Following a three-day visit to the Netherlands, Pope Tawadros II headed to Geneva in Switzerland last Sunday. There he met the Coptic congregation at St Michael’s Coptic Orthodox Church in Geneva, and delivered a sermon on the Christian marriage. The Pope stressed that the success of Christian marriage related primarily to the warm presence of Christ in the Christian home. He said that Christian family life should be based on love, respect of diversity, candour, and union between the man and wife. This union, he said, existed on the spiritual, emotional, physical, social, and dialogue levels. He also stressed clearly the responsibility of the male head of the family towards his wife and children, and that this responsibility should be exercised, and reciprocated, with gentleness and tenderness. He ended by blessing the congregation whose members were elated at his words.
The following day Pope Tawadros visited the monastery of St Maurice. He was accompanied by Anba Luca Bishop General of France and French speaking Switzerland; and received by the abbot, Bishop Rodi. There the Pope prayed at the shrine of St Maurice, and later presided over Holy Mass. Anba Luca handed Pope Tawadros part of the relics of the saint to take back to Cairo. St Maurice was an Egyptian army officer from Upper Egypt who fought in Europe with the Theban Legion and died there in 305 because he refused to relinquish his Christian faith.
While in Geneva, Pope Tawadros also visited the World Council of Churches (WCC) on Monday 1 September.
In the presence of representatives from ecumenical and international organisations, the Pope participated in morning prayers on 1 September followed by a meeting with staff and a conversation with the WCC Secretary General Rev. Dr Olav Fykse Tveit.
The Coptic Orthodox Church is a founding member church of the WCC since 1948.
In his reflections, Tawadros spoke about historic contributions of the Coptic Orthodox Church, as among them vibrant traditions of spirituality, theological studies and monastic life.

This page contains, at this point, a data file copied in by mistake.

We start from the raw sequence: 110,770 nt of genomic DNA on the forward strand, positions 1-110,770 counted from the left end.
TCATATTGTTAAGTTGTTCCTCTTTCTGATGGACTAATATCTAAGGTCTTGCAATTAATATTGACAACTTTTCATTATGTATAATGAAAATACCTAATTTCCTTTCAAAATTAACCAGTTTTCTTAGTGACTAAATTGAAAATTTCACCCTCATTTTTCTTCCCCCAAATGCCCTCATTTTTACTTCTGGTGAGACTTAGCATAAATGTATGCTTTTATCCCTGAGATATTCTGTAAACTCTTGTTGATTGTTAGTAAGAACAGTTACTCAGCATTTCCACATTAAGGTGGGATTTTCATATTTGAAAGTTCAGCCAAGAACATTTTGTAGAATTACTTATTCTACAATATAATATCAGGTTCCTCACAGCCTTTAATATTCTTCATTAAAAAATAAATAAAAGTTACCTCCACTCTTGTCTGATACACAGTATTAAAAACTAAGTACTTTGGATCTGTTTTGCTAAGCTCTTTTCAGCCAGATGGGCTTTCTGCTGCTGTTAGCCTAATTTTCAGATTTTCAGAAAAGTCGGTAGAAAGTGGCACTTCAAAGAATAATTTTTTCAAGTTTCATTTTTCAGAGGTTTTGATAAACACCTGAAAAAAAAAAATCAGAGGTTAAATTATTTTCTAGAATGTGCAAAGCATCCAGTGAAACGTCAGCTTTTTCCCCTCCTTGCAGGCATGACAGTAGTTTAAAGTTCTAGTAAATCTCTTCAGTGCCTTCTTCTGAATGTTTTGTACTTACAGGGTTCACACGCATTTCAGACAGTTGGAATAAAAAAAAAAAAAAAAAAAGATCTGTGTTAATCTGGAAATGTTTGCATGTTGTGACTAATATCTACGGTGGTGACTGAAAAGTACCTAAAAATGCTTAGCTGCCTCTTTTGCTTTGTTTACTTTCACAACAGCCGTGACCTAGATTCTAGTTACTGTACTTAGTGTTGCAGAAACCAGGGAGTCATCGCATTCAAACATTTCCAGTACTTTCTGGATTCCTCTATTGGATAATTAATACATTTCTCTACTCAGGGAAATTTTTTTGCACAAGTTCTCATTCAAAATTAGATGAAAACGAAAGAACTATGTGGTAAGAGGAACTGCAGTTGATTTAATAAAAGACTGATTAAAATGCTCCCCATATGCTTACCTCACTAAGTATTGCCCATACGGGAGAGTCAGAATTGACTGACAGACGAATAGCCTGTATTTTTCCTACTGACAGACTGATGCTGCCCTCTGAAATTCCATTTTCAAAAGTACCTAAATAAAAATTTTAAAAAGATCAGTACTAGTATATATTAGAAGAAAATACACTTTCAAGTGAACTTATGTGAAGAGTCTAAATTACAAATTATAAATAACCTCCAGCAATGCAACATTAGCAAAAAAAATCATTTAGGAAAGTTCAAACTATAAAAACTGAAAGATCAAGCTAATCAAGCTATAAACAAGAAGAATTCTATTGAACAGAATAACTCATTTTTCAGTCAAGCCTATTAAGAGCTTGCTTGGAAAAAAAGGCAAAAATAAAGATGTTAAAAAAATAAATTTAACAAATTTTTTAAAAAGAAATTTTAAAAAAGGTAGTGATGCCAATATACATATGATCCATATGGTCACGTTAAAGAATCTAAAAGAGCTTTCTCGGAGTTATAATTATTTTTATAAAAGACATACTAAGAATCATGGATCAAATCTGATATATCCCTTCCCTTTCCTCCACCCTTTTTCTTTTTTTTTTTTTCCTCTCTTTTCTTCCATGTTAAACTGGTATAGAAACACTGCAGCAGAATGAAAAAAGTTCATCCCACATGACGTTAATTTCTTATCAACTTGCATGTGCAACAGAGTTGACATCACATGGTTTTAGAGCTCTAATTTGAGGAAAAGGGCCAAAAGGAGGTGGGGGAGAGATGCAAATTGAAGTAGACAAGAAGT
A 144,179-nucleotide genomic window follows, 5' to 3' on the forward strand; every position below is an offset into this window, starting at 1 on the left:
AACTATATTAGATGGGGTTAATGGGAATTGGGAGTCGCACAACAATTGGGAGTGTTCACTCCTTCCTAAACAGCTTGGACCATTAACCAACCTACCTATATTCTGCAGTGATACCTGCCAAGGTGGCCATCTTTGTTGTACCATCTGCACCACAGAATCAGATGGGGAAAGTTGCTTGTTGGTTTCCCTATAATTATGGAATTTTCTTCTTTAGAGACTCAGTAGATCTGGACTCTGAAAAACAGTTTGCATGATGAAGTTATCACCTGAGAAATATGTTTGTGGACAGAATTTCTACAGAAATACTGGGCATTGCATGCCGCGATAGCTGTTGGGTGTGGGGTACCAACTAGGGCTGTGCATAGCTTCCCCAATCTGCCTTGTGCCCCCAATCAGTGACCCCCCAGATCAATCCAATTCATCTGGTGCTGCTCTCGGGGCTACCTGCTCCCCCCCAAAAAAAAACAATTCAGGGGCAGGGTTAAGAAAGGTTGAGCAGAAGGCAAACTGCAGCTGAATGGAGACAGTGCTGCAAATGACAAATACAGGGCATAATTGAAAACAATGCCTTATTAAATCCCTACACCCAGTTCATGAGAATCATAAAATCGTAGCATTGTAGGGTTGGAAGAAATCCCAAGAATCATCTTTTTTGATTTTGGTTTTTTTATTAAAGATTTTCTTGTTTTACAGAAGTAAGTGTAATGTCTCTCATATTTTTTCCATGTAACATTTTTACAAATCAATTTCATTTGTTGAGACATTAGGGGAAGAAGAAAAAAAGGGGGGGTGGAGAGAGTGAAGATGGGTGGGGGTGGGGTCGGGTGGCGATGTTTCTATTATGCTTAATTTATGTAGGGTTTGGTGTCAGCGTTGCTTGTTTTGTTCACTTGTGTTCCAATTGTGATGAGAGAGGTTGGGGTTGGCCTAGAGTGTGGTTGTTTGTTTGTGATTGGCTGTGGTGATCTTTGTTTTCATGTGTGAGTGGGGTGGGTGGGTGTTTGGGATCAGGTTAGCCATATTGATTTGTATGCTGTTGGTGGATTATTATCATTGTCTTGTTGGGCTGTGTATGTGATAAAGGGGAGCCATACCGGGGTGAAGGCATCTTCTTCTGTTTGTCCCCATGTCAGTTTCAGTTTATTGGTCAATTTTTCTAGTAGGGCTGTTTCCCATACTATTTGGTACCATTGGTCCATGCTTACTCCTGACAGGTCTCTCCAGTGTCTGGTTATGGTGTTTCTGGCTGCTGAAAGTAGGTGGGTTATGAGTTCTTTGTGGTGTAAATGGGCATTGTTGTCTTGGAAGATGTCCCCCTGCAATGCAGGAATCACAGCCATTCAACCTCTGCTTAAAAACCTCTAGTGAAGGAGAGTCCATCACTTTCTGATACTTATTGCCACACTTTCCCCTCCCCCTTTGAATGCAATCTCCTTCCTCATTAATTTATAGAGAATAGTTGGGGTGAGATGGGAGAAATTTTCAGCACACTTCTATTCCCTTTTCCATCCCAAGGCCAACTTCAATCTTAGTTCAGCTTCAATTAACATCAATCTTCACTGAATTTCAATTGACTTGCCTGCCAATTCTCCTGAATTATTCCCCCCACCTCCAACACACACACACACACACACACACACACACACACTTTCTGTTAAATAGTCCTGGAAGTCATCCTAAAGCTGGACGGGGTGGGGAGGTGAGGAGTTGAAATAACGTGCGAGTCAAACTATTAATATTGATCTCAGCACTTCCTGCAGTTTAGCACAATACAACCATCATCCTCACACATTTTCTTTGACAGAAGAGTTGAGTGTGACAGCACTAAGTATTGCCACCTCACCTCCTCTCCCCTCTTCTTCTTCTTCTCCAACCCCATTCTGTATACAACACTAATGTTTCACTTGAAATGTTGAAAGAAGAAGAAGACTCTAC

“The Coptic Church is one of the main pillars of Egyptian society,” he said. The Church, he said, owing to growing congregations outside Egypt, has expanded to include 28 parishes in Europe, Africa, Asia, Australia, and the Americas. There are more than 300 churches and 10 monasteries around the world, served by more than 400 clerics. The Church has also built a hospital in Kenya, and seven schools and seminaries in different places, as well as two cultural centres in the UK and the Netherlands.
Pope Tawadros said there is “new hope for Egypt” with the adoption of a new constitution in the country. He remembered the June 2013 revolution in Egypt where, he said, “Christians and Muslims with everyone else struggled together to end the dark [Muslim Brotherhood] regime”. He affirmed the long history of peaceful social coexistence between Muslims and Christians in Egypt, despite occasional instances of attacks against Copts.
The Pope expressed concern over migration of Christians from the Middle East. He called it a “dangerous trend” which he said cannot solve problems faced by Christian communities in the region.
The WCC Secretary General expressed his gratitude to Pope Tawadros for his reflections. In his remarks, Rev. Tveit affirmed the commitment of the WCC in solidarity with Christians around the world, particularly those in critical situation like Egypt’s.
He added that the WCC is a global fellowship which brings together churches from the East and the West in a quest for unity, justice and peace.
Rev. Dr Kaisamari Hintikka of the Lutheran World Federation, Dr John Nduna of the ACT Alliance, Pat Gleeson of the ECLOF International, Agnès Arluison-Krüzsely of the Foundation for Assistance to Reformed Protestantism, Dr Stephen Brown of Globethics.net and Christine Houssel of the World Student Christian Federation were also present, as well as representatives of the Association of Churches and Christian Communities of Geneva.
3 September 2014